Now it can be told: this is, in fact, the last “Grumpy Old Fan” column here at Blog@Newsarama.
So … happy Thanksgiving?
Actually, I had been working on a couple of things for this week and the next. One was a “modern superhero canon” piece centered around JLA/Avengers. Another essay postulated that there really is no DC Universe, just a loose confederation of franchises held together by Justice League of America.
However, since this won’t be the last you see of me on the Interwebs, I think we can hold off for a while. Besides, it is Thanksgiving, and I’ve been a little crabby towards DC lately. Time for some happy talk.
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Probably my favorite comic book growing up was Justice League of America, written by various people (including Steve Englehart and, for a long time, Gerry Conway) but pencilled almost inevitably by Dick Dillin, inked more often than not by Frank McLaughlin, and edited by Julius Schwartz. I remember fondly even the goofy stories like “Under The Moons Of Earth” and “The Fiend With Five Faces” (which actually appeared back-to-back in issues #155-56, June-July 1978), because the book always had a certain air of professionalism. Here was a rotating cast of super-people, getting together every month with their meetings and monitor duties and cool satellite headquarters, and saving the world.
Dillin and McLaughlin made a great team, too. Looking at Dillin’s early work on the title from the late 1960s and early ‘70s, when he was inked by Sid Greene or Joe Giella, it’s obvious that McLaughlin’s inks had a strong effect. McLaughlin’s lines were thinner than his predecessors, making Dillin’s figures bright, clean, and crisp. Together they produced dynamic sequences which, at least to me, have aged rather well.
Justice League was probably a gateway book for me. I can remember early issues of The Flash, Action Comics, and Batman, but JLA reinforced them all. It was one-stop shopping, with a lot of standalone stories and multi-issue arcs with each part feeling overstuffed. It led me into most of the company’s superhero books, and thus laid the foundation for today’s (much) older fan.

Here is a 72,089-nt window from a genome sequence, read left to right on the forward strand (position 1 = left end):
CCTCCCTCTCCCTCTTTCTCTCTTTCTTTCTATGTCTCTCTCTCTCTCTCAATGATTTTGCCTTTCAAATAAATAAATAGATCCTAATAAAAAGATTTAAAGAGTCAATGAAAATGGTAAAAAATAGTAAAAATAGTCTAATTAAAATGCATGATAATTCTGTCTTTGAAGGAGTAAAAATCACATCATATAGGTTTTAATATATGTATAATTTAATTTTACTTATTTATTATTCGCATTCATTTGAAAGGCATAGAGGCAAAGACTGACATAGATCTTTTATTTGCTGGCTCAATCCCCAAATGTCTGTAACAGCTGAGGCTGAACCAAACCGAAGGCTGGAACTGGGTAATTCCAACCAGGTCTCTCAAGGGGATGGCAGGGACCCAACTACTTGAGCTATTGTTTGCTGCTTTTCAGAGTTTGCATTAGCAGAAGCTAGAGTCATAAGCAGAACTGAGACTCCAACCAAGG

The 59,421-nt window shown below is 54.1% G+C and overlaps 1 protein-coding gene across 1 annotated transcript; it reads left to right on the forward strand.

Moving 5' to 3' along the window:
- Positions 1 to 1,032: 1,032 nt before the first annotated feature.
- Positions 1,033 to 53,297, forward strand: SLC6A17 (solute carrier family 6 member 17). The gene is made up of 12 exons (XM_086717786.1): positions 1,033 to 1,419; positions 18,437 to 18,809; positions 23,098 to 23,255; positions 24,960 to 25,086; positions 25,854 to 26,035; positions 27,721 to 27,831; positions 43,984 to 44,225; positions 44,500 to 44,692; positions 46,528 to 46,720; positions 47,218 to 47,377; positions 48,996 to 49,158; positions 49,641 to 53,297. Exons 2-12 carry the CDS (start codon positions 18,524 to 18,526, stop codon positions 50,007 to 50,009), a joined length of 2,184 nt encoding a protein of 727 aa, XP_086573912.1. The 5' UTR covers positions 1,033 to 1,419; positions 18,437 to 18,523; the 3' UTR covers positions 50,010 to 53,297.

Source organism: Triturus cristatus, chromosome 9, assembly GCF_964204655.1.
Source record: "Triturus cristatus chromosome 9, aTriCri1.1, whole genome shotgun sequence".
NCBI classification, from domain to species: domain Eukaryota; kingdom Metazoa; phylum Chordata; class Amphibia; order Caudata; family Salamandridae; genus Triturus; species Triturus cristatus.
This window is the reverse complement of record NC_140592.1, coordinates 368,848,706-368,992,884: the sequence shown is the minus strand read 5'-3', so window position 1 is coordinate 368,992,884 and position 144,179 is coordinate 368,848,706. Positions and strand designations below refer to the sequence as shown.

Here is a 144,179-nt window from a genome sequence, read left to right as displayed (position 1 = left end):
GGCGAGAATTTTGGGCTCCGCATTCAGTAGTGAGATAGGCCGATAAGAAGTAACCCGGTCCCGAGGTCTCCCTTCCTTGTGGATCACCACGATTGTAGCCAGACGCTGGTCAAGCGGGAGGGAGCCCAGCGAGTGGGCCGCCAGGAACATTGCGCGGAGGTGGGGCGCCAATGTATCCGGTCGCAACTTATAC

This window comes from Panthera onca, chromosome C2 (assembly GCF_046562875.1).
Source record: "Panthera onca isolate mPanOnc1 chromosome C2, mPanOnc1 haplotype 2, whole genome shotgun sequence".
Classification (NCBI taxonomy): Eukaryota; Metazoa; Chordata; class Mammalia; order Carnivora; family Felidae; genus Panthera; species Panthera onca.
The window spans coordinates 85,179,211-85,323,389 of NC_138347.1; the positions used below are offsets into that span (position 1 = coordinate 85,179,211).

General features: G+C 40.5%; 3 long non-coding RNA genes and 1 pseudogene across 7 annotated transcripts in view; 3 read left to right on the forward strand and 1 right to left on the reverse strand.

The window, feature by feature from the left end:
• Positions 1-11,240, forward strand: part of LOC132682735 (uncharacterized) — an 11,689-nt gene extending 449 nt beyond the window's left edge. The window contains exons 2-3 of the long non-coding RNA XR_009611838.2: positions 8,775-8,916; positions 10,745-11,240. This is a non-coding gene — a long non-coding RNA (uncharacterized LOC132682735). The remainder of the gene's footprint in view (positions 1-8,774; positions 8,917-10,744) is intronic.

Still, there was a lot at DC I didn’t read. Granted, it was the mid-1970s, when DC was canceling titles left and right, so there wasn’t a lot to read; but when I got back into comics in 1985 or so, and especially when I was able to afford an unhealthy amount of back issues, I wanted to catch up on what I’d missed. Soon I was putting together extended runs of Green Lantern and Fantastic Four and looking for that one last issue of Thriller or Camelot 3000.
In the meantime, though, I settled into that now-familiar routine, and through it started adding to the Vast Comics Library in earnest. (See, it’s easy to sound like an expert when you’ve been reading these things for the better part of twenty-five years.) Nevertheless, I can still remember when there were some weeks I didn’t buy any comics (probably Ship Week #3, for the most part) and some weeks I just bought a couple. I don’t find myself feeling nostalgic for particular stories, issues, or even creative teams, as much as I do for those particular times in my life when buying comics wasn’t so much of an obligation. It’s not as bad as it sounds, though — I like the things I buy, I buy the things I like, and I drop what isn’t working.